R1,R2,R3,R4 = 100K C1,C3 = 10uF/16V
R5,R6 = 3K9 C2 = 0.01uF, ceramic
R7 = 470 Q1 = 2N4401
R8 = 100 Q2 = TIP32
R9 = 220, 1/2 watt U1 = LM358
P1 = 5K L1 = Lantern Bulb
S1 = On-Off Switch
The electronic lantern control circuit adds high-efficiency dimming and flashing to an existing battery-powered
lantern or flashlight or to a custom design. For the car it makes a great lamp for changing a flat tire, back seat
reading or emergency engine work.
The flasher mode is useful for warning other drivers of your troubles and it may be adjusted to have a very short
flash duration for long-term use as when the car must be left on the shoulder over night.
When camping it is great as a low-power night light for the tent or the portable 'potty'--you may select only as much
light as you need! The flasher mode is useful for finding a boat dock in the dark or even attracting fish.
At home, the flasher is a great way to tell guests when they have found the right house or to "jazz up" battery
powered holiday decorations. The circuit is intended for 6 or 12 volt lantern batteries but it should work well with
supplies from 4.5 to 15 volts without any modifications to the circuit as shown above. Except C1/C3. If you intend to
use 12 to 15V, increase the working voltage of these two capacitors to 25V instead of the listed 16V.
In dimmer mode (switch S1 open), the circuit send rapid variable-width pulses to the bulb to control the brightness
and in flasher mode (switch S1 closed) the pulse rate is about one per second. Very short flashes will give a greatly
extended battery life. The TIP32 remains cool since it switches on and off instead of simply dropping the voltage
like a power rheostat.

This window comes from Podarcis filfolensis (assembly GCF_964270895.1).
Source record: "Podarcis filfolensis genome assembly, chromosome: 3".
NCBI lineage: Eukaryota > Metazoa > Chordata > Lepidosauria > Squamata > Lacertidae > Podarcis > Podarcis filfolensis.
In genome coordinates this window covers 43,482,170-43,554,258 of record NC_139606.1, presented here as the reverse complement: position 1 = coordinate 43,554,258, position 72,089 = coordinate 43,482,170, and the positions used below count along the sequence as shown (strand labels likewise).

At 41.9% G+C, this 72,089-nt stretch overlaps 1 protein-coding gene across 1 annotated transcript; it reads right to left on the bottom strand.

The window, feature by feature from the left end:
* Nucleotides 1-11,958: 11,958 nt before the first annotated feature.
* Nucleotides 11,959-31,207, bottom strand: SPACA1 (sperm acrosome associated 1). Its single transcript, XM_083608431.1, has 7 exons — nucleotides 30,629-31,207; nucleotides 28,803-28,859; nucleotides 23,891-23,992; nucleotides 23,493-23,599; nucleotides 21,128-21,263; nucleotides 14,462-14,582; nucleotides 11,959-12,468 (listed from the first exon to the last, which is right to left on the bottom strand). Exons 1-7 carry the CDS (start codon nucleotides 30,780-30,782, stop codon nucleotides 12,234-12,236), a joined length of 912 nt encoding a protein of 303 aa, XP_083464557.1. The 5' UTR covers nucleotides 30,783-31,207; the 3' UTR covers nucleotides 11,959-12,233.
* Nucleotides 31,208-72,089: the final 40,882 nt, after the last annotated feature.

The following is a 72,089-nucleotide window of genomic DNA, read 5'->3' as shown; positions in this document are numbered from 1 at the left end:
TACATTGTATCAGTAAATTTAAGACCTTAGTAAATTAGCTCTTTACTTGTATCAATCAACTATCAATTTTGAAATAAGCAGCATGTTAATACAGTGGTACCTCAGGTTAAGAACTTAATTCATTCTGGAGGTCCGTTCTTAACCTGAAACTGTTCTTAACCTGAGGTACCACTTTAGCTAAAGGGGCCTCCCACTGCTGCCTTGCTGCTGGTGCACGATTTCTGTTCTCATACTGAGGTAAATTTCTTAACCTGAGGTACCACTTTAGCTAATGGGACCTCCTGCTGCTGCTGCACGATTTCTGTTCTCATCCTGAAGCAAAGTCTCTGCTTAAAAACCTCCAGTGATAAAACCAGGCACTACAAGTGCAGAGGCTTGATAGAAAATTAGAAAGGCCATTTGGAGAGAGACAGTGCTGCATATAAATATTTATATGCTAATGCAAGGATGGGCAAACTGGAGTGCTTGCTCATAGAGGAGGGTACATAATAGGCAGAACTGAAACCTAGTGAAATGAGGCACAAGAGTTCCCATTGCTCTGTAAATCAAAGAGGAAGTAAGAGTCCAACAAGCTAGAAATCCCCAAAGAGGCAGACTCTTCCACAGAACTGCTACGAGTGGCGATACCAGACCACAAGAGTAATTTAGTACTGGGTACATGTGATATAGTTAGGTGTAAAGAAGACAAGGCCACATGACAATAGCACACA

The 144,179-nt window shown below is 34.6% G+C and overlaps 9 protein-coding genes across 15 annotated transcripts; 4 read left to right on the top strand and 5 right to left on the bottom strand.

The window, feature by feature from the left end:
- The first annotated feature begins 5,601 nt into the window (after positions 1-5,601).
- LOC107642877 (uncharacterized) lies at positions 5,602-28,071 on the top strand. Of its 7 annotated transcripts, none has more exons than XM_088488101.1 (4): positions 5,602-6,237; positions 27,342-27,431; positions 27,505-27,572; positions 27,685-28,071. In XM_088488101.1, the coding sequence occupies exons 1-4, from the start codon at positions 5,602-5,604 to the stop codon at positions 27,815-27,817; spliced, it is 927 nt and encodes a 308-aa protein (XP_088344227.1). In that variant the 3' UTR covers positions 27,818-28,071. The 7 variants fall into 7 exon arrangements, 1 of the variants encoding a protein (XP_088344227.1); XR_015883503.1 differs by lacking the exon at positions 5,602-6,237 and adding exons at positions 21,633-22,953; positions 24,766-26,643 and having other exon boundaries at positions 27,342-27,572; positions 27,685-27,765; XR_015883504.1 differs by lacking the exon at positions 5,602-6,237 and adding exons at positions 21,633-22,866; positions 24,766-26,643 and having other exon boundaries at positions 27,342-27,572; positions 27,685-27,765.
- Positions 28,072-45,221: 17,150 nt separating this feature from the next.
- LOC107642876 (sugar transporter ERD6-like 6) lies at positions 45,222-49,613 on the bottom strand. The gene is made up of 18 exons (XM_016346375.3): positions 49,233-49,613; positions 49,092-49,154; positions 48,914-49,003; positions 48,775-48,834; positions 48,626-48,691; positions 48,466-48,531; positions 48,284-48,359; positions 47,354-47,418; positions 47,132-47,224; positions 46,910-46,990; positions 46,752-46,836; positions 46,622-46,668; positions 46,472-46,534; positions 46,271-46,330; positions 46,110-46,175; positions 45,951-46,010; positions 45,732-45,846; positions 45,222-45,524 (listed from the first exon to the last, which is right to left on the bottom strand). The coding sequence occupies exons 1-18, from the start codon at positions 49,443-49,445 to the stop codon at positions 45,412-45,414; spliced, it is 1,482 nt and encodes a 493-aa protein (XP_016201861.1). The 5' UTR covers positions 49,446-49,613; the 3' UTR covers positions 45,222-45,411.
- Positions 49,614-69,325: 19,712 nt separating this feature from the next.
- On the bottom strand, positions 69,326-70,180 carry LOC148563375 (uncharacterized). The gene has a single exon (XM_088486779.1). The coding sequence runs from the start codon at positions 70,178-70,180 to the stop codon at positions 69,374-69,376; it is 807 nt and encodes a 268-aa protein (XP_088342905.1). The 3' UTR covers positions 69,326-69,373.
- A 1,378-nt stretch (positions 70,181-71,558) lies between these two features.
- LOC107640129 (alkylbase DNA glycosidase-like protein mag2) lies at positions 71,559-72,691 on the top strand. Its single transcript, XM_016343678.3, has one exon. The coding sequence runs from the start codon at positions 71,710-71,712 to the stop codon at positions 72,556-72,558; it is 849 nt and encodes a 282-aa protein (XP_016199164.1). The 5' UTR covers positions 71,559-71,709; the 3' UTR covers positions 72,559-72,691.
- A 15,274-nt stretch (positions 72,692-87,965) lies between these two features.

The components are not critical and substitutions are fine. Almost any general purpose op-amps or comparators will
work in place of the LM358. The two transistors may be replaced by a power FET if desired simply by connecting the
gate to pin 7 of the Op-Amp, the source to ground, and the drain to the bulb. The other end of the bulb connects to
the positive terminal of the battery in this case.
There is nothing particularly critical about the resistor and capacitor values and the experimenter may change them,
if desired. For example, a 10K-pot may be substituted for the 5K by increasing the 3.9K resistors by 2 also (8.2K
would be fine). The 100K's in the flash circuit may be a different value if the capacitors are also scaled
(inversely--if the resistors are doubled, the 0.1 and 10uF are halved).
For Q1 (2N4401), a PN100 or a BJT like the 2N3904 should work fine also. Power transistor Q2 (TIP32) can be replaced
with a NTE197 or a NTE292.
Try experimenting with whatever you have at hand or combine values to get the desired value you want.
Construction is not critical - the entire circuit may be built on a piece of perf-board and wrapped with electrical
tape. An old gas-mantle lantern could be converted over to battery power by placing a bulb socket in place of the
mantle and building a battery compartment in the fuel tank.
ALL resistors are 1/4 watt, 5% tolerance, unless otherwise posted.
P1 is the dimmer potentiometer. S1 is an additional switch to activate the 'Flashing' mode. R9 has to be a half-watt
type. Q1 is a NPN audio amp transistor and can be substituted with a 2N3904, PN100, NTE123AP, the BC547, Elector's
TUN, etc. Q2 is a PNP power amp and can be substituted with a NTE197. Try others, they also may work.
Back to Circuits Page
Page copyright © Tony van Roon